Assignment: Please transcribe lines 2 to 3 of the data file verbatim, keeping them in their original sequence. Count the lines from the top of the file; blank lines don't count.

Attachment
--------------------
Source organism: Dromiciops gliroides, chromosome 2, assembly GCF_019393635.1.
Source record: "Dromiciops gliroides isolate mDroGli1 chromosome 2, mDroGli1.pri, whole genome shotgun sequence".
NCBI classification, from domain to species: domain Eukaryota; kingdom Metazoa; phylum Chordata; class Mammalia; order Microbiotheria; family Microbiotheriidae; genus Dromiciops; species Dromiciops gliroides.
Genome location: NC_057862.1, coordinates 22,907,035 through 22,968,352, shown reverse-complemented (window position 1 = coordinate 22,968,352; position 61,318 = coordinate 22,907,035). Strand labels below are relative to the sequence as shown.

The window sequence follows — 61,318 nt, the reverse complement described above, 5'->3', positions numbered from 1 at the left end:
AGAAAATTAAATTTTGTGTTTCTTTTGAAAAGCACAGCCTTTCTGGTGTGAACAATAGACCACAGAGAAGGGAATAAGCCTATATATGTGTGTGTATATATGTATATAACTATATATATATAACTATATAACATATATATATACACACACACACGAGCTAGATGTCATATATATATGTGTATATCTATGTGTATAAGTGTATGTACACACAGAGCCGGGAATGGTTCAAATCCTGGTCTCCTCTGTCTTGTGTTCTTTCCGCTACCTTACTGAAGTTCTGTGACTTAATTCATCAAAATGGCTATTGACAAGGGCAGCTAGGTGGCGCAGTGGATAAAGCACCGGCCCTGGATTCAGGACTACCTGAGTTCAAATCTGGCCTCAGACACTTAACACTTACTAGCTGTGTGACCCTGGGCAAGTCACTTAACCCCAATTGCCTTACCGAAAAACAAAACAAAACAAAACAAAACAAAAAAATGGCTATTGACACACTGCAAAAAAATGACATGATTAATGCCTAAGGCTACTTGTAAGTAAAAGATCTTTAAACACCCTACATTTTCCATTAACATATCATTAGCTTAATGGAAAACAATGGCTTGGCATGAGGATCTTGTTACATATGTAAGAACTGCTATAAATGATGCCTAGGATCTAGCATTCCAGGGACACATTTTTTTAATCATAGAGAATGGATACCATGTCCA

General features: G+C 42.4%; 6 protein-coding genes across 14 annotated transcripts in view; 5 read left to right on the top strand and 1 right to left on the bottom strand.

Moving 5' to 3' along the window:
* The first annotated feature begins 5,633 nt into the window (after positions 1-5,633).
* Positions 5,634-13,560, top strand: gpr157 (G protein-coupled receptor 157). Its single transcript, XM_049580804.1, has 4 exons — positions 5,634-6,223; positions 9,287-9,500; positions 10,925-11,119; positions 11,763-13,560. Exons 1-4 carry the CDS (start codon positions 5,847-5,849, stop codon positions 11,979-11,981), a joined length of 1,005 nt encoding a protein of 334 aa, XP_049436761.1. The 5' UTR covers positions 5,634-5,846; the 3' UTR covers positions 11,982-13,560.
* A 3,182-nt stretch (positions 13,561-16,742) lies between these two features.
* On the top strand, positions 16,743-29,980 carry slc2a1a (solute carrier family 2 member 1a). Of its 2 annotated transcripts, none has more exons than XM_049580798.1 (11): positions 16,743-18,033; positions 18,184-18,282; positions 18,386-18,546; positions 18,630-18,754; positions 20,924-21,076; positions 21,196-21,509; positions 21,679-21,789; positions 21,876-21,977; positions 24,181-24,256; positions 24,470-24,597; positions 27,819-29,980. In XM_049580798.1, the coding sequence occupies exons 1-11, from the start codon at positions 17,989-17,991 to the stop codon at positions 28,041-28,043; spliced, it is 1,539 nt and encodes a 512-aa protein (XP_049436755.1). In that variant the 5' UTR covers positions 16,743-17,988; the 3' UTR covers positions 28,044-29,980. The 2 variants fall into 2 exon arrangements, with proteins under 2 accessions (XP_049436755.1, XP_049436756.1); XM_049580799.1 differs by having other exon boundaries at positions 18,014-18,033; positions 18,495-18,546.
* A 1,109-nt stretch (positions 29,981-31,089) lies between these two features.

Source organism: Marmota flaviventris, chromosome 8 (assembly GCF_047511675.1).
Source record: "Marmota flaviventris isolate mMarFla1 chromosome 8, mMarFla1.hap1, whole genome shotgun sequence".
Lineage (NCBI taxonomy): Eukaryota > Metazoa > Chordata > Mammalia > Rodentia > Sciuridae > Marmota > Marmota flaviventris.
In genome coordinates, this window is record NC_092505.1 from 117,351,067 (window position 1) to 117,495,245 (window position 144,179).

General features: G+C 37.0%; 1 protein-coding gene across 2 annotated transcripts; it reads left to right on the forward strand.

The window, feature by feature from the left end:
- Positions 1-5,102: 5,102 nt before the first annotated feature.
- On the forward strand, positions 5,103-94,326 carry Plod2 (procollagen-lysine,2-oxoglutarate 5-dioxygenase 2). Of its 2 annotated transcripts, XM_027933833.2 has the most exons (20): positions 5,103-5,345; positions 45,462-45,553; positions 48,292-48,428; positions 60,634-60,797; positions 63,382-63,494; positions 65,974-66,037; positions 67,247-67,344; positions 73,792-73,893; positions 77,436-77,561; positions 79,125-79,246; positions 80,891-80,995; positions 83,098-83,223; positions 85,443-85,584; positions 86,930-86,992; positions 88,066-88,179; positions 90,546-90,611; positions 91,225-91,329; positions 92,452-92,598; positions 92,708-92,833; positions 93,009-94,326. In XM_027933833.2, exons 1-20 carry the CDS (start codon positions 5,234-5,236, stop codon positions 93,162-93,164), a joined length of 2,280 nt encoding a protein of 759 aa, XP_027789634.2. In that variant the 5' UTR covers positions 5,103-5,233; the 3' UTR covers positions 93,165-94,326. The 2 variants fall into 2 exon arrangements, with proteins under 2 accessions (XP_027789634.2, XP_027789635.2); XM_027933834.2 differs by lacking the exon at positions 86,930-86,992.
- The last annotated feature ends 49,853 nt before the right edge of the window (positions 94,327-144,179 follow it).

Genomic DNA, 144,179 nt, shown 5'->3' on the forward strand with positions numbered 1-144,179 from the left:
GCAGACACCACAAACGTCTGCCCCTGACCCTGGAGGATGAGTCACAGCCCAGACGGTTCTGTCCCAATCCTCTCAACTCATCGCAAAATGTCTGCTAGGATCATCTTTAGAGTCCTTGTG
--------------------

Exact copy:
Source record: "Dromiciops gliroides isolate mDroGli1 chromosome 2, mDroGli1.pri, whole genome shotgun sequence".
NCBI classification, from domain to species: domain Eukaryota; kingdom Metazoa; phylum Chordata; class Mammalia; order Microbiotheria; family Microbiotheriidae; genus Dromiciops; species Dromiciops gliroides.